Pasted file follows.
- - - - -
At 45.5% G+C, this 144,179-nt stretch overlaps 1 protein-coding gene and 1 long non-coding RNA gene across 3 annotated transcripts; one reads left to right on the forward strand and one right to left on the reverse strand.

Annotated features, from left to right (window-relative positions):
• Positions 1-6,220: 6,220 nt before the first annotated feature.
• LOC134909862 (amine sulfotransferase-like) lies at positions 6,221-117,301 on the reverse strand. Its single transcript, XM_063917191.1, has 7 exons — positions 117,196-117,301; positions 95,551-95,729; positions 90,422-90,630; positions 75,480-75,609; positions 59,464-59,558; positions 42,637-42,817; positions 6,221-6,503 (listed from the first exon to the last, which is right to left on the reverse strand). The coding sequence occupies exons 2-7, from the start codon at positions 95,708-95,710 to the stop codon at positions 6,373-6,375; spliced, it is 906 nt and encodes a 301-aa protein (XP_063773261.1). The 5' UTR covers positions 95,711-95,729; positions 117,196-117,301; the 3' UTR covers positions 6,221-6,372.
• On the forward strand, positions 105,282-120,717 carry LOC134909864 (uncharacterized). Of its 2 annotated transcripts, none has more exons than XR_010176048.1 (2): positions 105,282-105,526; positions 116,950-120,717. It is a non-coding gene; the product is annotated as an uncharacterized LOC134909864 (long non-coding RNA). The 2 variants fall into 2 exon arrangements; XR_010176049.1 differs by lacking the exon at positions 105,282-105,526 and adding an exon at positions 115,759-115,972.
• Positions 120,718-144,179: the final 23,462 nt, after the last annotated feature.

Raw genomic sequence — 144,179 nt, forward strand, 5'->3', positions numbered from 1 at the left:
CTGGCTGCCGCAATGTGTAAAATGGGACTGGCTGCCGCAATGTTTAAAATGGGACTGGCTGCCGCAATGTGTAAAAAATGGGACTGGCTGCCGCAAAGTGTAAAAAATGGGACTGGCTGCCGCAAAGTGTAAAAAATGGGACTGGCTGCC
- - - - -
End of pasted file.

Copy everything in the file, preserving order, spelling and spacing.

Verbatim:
At 45.5% G+C, this 144,179-nt stretch overlaps 1 protein-coding gene and 1 long non-coding RNA gene across 3 annotated transcripts; one reads left to right on the forward strand and one right to left on the reverse strand.

Annotated features, from left to right (window-relative positions):
• Positions 1-6,220: 6,220 nt before the first annotated feature.
• LOC134909862 (amine sulfotransferase-like) lies at positions 6,221-117,301 on the reverse strand. Its single transcript, XM_063917191.1, has 7 exons — positions 117,196-117,301; positions 95,551-95,729; positions 90,422-90,630; positions 75,480-75,609; positions 59,464-59,558; positions 42,637-42,817; positions 6,221-6,503 (listed from the first exon to the last, which is right to left on the reverse strand). The coding sequence occupies exons 2-7, from the start codon at positions 95,708-95,710 to the stop codon at positions 6,373-6,375; spliced, it is 906 nt and encodes a 301-aa protein (XP_063773261.1). The 5' UTR covers positions 95,711-95,729; positions 117,196-117,301; the 3' UTR covers positions 6,221-6,372.
• On the forward strand, positions 105,282-120,717 carry LOC134909864 (uncharacterized). Of its 2 annotated transcripts, none has more exons than XR_010176048.1 (2): positions 105,282-105,526; positions 116,950-120,717. It is a non-coding gene; the product is annotated as an uncharacterized LOC134909864 (long non-coding RNA). The 2 variants fall into 2 exon arrangements; XR_010176049.1 differs by lacking the exon at positions 105,282-105,526 and adding an exon at positions 115,759-115,972.
• Positions 120,718-144,179: the final 23,462 nt, after the last annotated feature.

Raw genomic sequence — 144,179 nt, forward strand, 5'->3', positions numbered from 1 at the left:
CTGGCTGCCGCAATGTGTAAAATGGGACTGGCTGCCGCAATGTTTAAAATGGGACTGGCTGCCGCAATGTGTAAAAAATGGGACTGGCTGCCGCAAAGTGTAAAAAATGGGACTGGCTGCCGCAAAGTGTAAAAAATGGGACTGGCTGCC